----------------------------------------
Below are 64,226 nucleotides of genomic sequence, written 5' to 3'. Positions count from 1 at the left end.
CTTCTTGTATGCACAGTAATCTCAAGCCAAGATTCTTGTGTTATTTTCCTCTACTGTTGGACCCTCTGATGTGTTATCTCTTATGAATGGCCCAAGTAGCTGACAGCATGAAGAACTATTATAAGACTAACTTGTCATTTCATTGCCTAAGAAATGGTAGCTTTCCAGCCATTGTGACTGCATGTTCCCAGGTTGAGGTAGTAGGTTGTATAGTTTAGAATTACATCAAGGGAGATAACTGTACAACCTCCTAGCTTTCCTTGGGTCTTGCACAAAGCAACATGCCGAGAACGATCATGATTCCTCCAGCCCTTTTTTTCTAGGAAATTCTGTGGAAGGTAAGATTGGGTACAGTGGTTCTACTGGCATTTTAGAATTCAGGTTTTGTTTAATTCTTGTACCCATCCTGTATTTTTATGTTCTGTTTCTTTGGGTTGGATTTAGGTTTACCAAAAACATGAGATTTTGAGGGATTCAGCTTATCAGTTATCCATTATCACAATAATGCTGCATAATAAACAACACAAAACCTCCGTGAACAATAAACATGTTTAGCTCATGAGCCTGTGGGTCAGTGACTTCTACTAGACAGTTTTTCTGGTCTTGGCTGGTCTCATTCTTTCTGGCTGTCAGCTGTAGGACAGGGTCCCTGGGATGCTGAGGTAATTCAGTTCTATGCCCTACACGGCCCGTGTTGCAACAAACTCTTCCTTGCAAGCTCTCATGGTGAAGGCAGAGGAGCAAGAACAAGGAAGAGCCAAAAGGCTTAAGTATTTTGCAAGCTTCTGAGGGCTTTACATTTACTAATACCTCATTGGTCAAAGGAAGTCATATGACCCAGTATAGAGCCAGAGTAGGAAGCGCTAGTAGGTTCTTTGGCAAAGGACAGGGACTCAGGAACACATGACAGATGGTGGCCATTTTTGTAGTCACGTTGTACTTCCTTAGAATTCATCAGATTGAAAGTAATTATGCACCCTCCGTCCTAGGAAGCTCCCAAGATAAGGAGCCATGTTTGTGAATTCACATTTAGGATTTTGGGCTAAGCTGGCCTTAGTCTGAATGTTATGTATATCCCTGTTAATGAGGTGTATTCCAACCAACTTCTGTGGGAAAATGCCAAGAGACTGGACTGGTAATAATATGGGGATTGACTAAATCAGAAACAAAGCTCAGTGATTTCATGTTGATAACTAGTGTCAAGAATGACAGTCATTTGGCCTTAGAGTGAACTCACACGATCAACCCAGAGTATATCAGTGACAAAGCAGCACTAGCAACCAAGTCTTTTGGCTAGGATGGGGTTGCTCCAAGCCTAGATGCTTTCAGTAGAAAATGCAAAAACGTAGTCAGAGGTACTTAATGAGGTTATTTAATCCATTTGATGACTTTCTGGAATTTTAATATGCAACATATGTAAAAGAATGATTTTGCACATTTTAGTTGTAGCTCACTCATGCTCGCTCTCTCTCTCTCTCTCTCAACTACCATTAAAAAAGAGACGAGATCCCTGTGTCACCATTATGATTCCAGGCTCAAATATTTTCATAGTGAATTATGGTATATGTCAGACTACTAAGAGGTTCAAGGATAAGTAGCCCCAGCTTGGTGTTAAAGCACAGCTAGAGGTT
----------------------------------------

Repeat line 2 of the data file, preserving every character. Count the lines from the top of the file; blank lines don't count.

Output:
CTTCTTGTATGCACAGTAATCTCAAGCCAAGATTCTTGTGTTATTTTCCTCTACTGTTGGACCCTCTGATGTGTTATCTCTTATGAATGGCCCAAGTAGCTGACAGCATGAAGAACTATTATAAGACTAACTTGTCATTTCATTGCCTAAGAAATGGTAGCTTTCCAGCCATTGTGACTGCATGTTCCCAGGTTGAGGTAGTAGGTTGTATAGTTTAGAATTACATCAAGGGAGATAACTGTACAACCTCCTAGCTTTCCTTGGGTCTTGCACAAAGCAACATGCCGAGAACGATCATGATTCCTCCAGCCCTTTTTTTCTAGGAAATTCTGTGGAAGGTAAGATTGGGTACAGTGGTTCTACTGGCATTTTAGAATTCAGGTTTTGTTTAATTCTTGTACCCATCCTGTATTTTTATGTTCTGTTTCTTTGGGTTGGATTTAGGTTTACCAAAAACATGAGATTTTGAGGGATTCAGCTTATCAGTTATCCATTATCACAATAATGCTGCATAATAAACAACACAAAACCTCCGTGAACAATAAACATGTTTAGCTCATGAGCCTGTGGGTCAGTGACTTCTACTAGACAGTTTTTCTGGTCTTGGCTGGTCTCATTCTTTCTGGCTGTCAGCTGTAGGACAGGGTCCCTGGGATGCTGAGGTAATTCAGTTCTATGCCCTACACGGCCCGTGTTGCAACAAACTCTTCCTTGCAAGCTCTCATGGTGAAGGCAGAGGAGCAAGAACAAGGAAGAGCCAAAAGGCTTAAGTATTTTGCAAGCTTCTGAGGGCTTTACATTTACTAATACCTCATTGGTCAAAGGAAGTCATATGACCCAGTATAGAGCCAGAGTAGGAAGCGCTAGTAGGTTCTTTGGCAAAGGACAGGGACTCAGGAACACATGACAGATGGTGGCCATTTTTGTAGTCACGTTGTACTTCCTTAGAATTCATCAGATTGAAAGTAATTATGCACCCTCCGTCCTAGGAAGCTCCCAAGATAAGGAGCCATGTTTGTGAATTCACATTTAGGATTTTGGGCTAAGCTGGCCTTAGTCTGAATGTTATGTATATCCCTGTTAATGAGGTGTATTCCAACCAACTTCTGTGGGAAAATGCCAAGAGACTGGACTGGTAATAATATGGGGATTGACTAAATCAGAAACAAAGCTCAGTGATTTCATGTTGATAACTAGTGTCAAGAATGACAGTCATTTGGCCTTAGAGTGAACTCACACGATCAACCCAGAGTATATCAGTGACAAAGCAGCACTAGCAACCAAGTCTTTTGGCTAGGATGGGGTTGCTCCAAGCCTAGATGCTTTCAGTAGAAAATGCAAAAACGTAGTCAGAGGTACTTAATGAGGTTATTTAATCCATTTGATGACTTTCTGGAATTTTAATATGCAACATATGTAAAAGAATGATTTTGCACATTTTAGTTGTAGCTCACTCATGCTCGCTCTCTCTCTCTCTCTCTCAACTACCATTAAAAAAGAGACGAGATCCCTGTGTCACCATTATGATTCCAGGCTCAAATATTTTCATAGTGAATTATGGTATATGTCAGACTACTAAGAGGTTCAAGGATAAGTAGCCCCAGCTTGGTGTTAAAGCACAGCTAGAGGTT